Monday, August 29, 2016

That Kaepernick thing, Part Deux

He's catching heat now, and not just the heat generated by all those outraged fans burning Colin Kaepernick jerseys. A former teammate has called him out. Super-patriots -- some of them supporters of a presidential candidate who's trashed America worse than Colin Kaepernick ever will -- have demanded the NFL cut him, or fine him, or suspend him until he stands to Honor America, as the mantra goes.

Here's the thing about that, and it's why you should respect the man even if you don't respect what he's doing: He knew this would happen.

He knew, by refusing to stand for the National Anthem, there would be a firestorm of outrage, because outrage is what we do best in America these days. Outrage is easy, after all. It doesn't require thought, only reaction.

And so Kaepernick has been tried and convicted of hating America, even though, if you listened to what he had to say in a sitdown interview over the weekend, it's clear he doesn't. He hates the injustices he sees that diminish America, not America itself. He wants to do something about those injustices -- even if, admittedly, he's not entirely coherent about what that is or how to go about it. And he wants to do that not because he hates America, but because he wants it to live up to its ideals.

You can say America already does that, but you can only do that if you live in an underground vault somewhere with your eyes and ears tightly closed. You can say there are better ways to protest the injustices Kaepernick sees, but protest is supposed to provoke a reaction -- and, by refusing to stand for the National Anthem, he's certainly done that.

I mean, we're all talking about him now, right? We're all listening to what he has to say, even if we're not really hearing it. Right?

So Kaepernick's achieving what he wanted to achieve, at least partially. And he's not, as he said in the interview, doing it to call attention to himself.

 "This stand wasn't for me," he said. "This stand wasn't because I feel like I'm being put down in any kind of way. This is because I'm seeing things happen to people that don't have a voice, people that don't have a platform to talk and have their voices heard, and affect change."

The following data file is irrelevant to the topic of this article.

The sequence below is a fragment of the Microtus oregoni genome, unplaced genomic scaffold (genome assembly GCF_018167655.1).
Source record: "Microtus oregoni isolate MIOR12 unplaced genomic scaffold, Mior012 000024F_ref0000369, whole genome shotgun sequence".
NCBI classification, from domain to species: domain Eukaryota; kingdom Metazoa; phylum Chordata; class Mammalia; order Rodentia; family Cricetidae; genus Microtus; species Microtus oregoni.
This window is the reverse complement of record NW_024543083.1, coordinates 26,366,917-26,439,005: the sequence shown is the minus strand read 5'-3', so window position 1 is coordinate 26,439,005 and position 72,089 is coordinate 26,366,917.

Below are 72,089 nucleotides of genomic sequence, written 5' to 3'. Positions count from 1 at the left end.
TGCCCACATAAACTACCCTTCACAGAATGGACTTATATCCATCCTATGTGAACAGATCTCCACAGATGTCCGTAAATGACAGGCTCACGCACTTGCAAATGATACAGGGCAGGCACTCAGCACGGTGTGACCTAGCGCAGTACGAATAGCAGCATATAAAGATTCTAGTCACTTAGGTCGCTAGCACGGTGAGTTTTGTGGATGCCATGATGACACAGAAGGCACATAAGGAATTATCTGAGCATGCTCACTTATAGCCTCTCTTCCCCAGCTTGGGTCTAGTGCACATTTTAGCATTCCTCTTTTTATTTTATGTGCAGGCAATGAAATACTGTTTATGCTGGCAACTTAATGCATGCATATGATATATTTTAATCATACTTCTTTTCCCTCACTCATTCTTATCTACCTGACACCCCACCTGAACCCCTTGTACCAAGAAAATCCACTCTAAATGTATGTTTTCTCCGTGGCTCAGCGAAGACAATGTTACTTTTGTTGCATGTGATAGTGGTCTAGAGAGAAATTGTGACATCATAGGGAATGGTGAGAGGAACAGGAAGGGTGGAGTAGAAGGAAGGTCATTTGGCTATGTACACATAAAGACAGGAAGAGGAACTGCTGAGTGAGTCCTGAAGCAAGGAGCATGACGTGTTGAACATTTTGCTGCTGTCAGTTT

You can disagree with him about that, and about whether or not standing for the National Anthem really affects change. You can call him naïve and stupid and any number of other names, some which only serve to make his point for him. But what you can't call him is a coward or that he's doing this for his own aggrandizement.

After all, he'd been not standing for the anthem for awhile without uttering a public word. He didn't seek attention, but waited until the attention found him. And now it has. And it's what he knew it would be. And yet he's going to continue to do what he's doing, even if fans keep burning his jerseys and calling him names and demanding the NFL make him stand for the anthem like a Good American -- which, frankly, would disrespect what that anthem stands for far worse.

He's going to continue. Even though, right now, he's doing it alone.

That takes guts. That takes commitment. No matter what you think of what he's saying or how he's saying it (or whether you accept the truth of it), the truth of that is undeniable.

For almost four decades as a sportswriter in Indiana, I stood at attention for the National Anthem. I even sung it once at a baseball game. I didn't do this because I thought America was perfect; I did it to honor what it could and should be, not what it too often is. That was my choice.

And this is Colin Kaepernick's.

I can't say I agree with it. I can't say I don't think it will, in the end, be counterproductive. But I respect the hell out of the obvious conviction behind it. I respect the hell out of his willingness to stand the gaff in pursuit of an ideal.

And isn't that what the rest of us honor when the National Anthem hits the air, and we all stand? Isn't it?

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